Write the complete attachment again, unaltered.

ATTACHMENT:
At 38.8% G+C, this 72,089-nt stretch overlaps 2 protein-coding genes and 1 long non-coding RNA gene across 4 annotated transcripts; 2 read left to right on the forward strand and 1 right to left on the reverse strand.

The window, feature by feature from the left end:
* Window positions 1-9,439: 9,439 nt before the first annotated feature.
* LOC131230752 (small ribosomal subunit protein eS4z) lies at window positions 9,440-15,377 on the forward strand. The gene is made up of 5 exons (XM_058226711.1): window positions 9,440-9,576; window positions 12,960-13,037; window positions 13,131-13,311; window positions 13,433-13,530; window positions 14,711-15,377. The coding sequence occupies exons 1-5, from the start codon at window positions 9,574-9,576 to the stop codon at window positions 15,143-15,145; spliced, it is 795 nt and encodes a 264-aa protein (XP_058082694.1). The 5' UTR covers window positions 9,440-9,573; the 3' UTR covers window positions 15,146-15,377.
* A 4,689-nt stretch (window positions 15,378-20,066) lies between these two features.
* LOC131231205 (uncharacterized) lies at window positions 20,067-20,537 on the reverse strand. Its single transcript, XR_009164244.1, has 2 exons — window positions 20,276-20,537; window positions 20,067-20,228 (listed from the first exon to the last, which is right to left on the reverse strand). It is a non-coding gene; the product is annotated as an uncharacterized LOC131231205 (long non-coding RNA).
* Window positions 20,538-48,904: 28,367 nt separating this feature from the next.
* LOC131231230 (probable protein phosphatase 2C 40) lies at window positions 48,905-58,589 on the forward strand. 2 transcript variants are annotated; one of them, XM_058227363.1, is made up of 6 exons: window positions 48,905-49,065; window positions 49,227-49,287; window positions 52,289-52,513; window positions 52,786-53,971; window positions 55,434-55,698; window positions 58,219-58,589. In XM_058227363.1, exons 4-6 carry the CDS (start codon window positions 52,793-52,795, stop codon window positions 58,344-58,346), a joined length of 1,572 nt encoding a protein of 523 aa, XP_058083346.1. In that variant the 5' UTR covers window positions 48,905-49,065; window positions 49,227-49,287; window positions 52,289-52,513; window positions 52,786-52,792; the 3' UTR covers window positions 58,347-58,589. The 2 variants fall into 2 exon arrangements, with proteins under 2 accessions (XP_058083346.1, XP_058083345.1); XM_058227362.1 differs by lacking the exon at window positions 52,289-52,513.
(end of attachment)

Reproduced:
At 38.8% G+C, this 72,089-nt stretch overlaps 2 protein-coding genes and 1 long non-coding RNA gene across 4 annotated transcripts; 2 read left to right on the forward strand and 1 right to left on the reverse strand.

The window, feature by feature from the left end:
* Window positions 1-9,439: 9,439 nt before the first annotated feature.
* LOC131230752 (small ribosomal subunit protein eS4z) lies at window positions 9,440-15,377 on the forward strand. The gene is made up of 5 exons (XM_058226711.1): window positions 9,440-9,576; window positions 12,960-13,037; window positions 13,131-13,311; window positions 13,433-13,530; window positions 14,711-15,377. The coding sequence occupies exons 1-5, from the start codon at window positions 9,574-9,576 to the stop codon at window positions 15,143-15,145; spliced, it is 795 nt and encodes a 264-aa protein (XP_058082694.1). The 5' UTR covers window positions 9,440-9,573; the 3' UTR covers window positions 15,146-15,377.
* A 4,689-nt stretch (window positions 15,378-20,066) lies between these two features.
* LOC131231205 (uncharacterized) lies at window positions 20,067-20,537 on the reverse strand. Its single transcript, XR_009164244.1, has 2 exons — window positions 20,276-20,537; window positions 20,067-20,228 (listed from the first exon to the last, which is right to left on the reverse strand). It is a non-coding gene; the product is annotated as an uncharacterized LOC131231205 (long non-coding RNA).
* Window positions 20,538-48,904: 28,367 nt separating this feature from the next.
* LOC131231230 (probable protein phosphatase 2C 40) lies at window positions 48,905-58,589 on the forward strand. 2 transcript variants are annotated; one of them, XM_058227363.1, is made up of 6 exons: window positions 48,905-49,065; window positions 49,227-49,287; window positions 52,289-52,513; window positions 52,786-53,971; window positions 55,434-55,698; window positions 58,219-58,589. In XM_058227363.1, exons 4-6 carry the CDS (start codon window positions 52,793-52,795, stop codon window positions 58,344-58,346), a joined length of 1,572 nt encoding a protein of 523 aa, XP_058083346.1. In that variant the 5' UTR covers window positions 48,905-49,065; window positions 49,227-49,287; window positions 52,289-52,513; window positions 52,786-52,792; the 3' UTR covers window positions 58,347-58,589. The 2 variants fall into 2 exon arrangements, with proteins under 2 accessions (XP_058083346.1, XP_058083345.1); XM_058227362.1 differs by lacking the exon at window positions 52,289-52,513.